Atlanta -- -- Interface announced Mission Zero success ahead of its original 2020 target. Over the past 25 years, the company has driven significant improvements across all key sustainability metrics internally and throughout its supply chain to help meet its objectives. Based on 25 years of effort and commitment to sustainability, the commercial flooring company provides a road map for other companies to follow in its recently-released "Lessons for the Future" report. It also provides a path to the future for the company's next moonshot, Climate Take Back.

Interface created aggressive sustainability targets after Founder Ray Anderson's famous "spear in the chest moment" in 1994. Working swiftly to develop a plan to reduce the company's impact on the environment, Interface focused on reducing impact in three key areas of the business: its factories, products, and suppliers. The company has made remarkable progress in these areas over the last 25 years, greatly reducing its footprint in nearly every capacity, including:

  • 69% reduction in carbon footprint of Interface carpet tile products
  • 96% reduction in Greenhouse Gas (GHG) emissions globally
  • 89% renewable energy use across its factories globally, with 100% renewable electricity
  • 99% renewable energy use in U.S. and European manufacturing sites
  • 46% reduction in energy use per unit of production to make products globally
  • 89% water use reduction per unit of production in factories globally
  • 92% reduction of waste to landfill across global business

As of January 2019, the company achieved another important milestone. Every flooring product that Interface sells—carpet tile, LVT and rubber sheets and tile—is now carbon neutral across its full life cycle. After significantly reducing the carbon impact of its manufacturing operations and supply chain, Interface compensates for the remaining emissions through the purchase of carbon offsets.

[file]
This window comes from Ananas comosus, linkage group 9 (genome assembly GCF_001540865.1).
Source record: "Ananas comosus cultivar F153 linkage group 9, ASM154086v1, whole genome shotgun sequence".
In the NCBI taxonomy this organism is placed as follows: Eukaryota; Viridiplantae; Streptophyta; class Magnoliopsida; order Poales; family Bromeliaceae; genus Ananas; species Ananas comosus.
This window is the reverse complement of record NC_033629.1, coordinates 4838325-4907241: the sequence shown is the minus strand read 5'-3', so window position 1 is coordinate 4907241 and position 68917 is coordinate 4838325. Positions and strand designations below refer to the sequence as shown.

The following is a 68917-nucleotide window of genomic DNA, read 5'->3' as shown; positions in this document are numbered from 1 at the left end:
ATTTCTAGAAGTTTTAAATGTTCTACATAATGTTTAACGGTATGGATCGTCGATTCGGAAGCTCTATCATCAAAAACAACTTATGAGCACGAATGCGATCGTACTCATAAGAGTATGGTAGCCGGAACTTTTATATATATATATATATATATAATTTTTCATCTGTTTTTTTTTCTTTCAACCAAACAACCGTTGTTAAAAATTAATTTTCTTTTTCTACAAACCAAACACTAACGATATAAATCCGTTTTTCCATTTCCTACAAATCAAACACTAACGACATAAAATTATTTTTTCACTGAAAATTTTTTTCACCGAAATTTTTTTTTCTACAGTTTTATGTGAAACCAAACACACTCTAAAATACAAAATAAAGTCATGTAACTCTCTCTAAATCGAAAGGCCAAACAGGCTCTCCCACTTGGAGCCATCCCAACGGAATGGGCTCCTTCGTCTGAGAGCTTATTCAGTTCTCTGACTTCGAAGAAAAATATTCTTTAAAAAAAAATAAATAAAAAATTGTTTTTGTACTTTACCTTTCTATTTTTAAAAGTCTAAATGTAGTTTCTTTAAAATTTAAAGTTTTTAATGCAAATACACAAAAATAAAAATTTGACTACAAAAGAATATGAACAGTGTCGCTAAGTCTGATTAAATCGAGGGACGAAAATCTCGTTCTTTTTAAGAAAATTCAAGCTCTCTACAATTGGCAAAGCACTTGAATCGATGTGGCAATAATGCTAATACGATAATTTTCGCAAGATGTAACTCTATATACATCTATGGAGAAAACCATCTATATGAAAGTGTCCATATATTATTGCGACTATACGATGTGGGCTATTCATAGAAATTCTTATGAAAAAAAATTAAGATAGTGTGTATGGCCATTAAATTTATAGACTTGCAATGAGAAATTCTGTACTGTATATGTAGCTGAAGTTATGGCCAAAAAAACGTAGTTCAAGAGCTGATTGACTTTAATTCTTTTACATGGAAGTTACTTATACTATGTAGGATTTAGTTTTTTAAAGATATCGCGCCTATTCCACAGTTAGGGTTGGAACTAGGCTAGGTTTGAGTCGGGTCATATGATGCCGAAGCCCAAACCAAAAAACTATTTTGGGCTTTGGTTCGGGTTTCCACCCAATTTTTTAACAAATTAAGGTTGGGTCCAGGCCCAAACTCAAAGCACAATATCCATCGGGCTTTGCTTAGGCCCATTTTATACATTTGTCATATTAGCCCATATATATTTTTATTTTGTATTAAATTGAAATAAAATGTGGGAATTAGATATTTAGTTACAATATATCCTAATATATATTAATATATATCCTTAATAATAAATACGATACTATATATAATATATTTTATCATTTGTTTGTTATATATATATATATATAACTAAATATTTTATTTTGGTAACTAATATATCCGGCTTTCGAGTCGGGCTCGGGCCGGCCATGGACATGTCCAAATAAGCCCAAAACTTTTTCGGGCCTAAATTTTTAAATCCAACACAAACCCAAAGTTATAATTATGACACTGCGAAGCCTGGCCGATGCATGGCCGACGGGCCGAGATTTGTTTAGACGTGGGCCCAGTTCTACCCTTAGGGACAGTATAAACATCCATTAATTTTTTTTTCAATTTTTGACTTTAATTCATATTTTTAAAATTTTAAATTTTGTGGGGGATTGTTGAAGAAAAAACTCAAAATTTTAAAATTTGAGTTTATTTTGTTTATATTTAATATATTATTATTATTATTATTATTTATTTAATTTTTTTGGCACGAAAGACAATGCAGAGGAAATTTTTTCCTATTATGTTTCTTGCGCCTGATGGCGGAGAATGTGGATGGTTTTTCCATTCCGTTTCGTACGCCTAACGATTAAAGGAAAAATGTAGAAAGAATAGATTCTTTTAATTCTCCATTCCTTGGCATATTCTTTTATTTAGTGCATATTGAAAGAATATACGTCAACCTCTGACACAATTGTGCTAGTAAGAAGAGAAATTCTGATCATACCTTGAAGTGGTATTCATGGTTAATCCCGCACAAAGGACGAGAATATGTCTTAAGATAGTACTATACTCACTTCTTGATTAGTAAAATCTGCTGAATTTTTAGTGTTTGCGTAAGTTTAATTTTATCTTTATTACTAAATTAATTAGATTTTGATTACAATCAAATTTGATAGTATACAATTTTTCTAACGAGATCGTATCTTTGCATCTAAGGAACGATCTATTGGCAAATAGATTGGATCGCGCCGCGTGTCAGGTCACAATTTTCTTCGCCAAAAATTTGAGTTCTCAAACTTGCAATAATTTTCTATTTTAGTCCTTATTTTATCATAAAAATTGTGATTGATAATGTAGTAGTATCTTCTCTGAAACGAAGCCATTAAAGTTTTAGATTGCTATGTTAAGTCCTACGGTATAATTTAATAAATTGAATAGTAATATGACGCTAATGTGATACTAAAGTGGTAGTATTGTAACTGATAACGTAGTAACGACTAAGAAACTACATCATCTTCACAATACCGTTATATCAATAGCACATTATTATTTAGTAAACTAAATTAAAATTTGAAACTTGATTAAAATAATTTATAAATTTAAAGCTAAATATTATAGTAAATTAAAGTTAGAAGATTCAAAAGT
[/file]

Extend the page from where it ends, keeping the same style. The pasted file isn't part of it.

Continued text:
"Mission Zero is the embodiment of Ray's vision for Interface and for the world," said Jay Gould, Interface CEO. "Ray's dream incited a movement—toward sustainable business and thoughtful consumption. His legacy lives on through the fulfillment of Mission Zero and the work Interface and others are doing every day to endeavor to create a carbon negative future."

Along this journey to zero, Interface has done much more than reduce its own environmental footprint. Through sharing its progress and mentoring others, Interface has influenced others around the world to create change within their communities and businesses. Reflecting on its 25 years of growth and influence, the company sought to measure and share these positive impacts using the SHINE Handprint Methodology to translate this influence into metric tons of carbon.

Interface created the conditions needed to exceed its Mission Zero goals in two areas quantified and verified using the SHINE Handprint Methodology: its supply chain and through a landfill gas project. In the first area, Interface collaborated with its nylon supplier to develop a yarn with recycled content, the positive effects of which extended more broadly through the industry as the supplier sold this yarn to others. Additionally, looking for a replacement for natural gas, the company worked with the city of LaGrange, Ga. to develop a local landfill gas project, creating a ripple effect when the city sold excess gas to another manufacturer.

The impact of these two projects alone created a handprint of 1 million metric tons of carbon dioxide equivalent (CO2e) during the years they were active.

"We've changed our business to change the world, and we've achieved goals we never thought were possible," said Erin Meezan, Interface chief sustainability officer. "Mission Zero has taught us important lessons about the future. It's taught us about business models, moonshot aspirations and solving material challenges with science and imagination. Mission Zero set us up to achieve our next impossible mission—Climate Take Back."

Proud of its progress, the company set its sights even higher with Climate Take Back in 2016, which aimed to create a movement to reverse global warming. The company is working ardently to develop processes and products that create a positive impact on the world, and in 2018, set out to become a carbon negative company by 2040.

"We look forward to creating more positive impacts through our product portfolio," said Gould. "We are excited to show that it is possible to create a product that is actually beneficial to the environment. If we can do it, anyone can do it. And if anyone can do it, everyone should."

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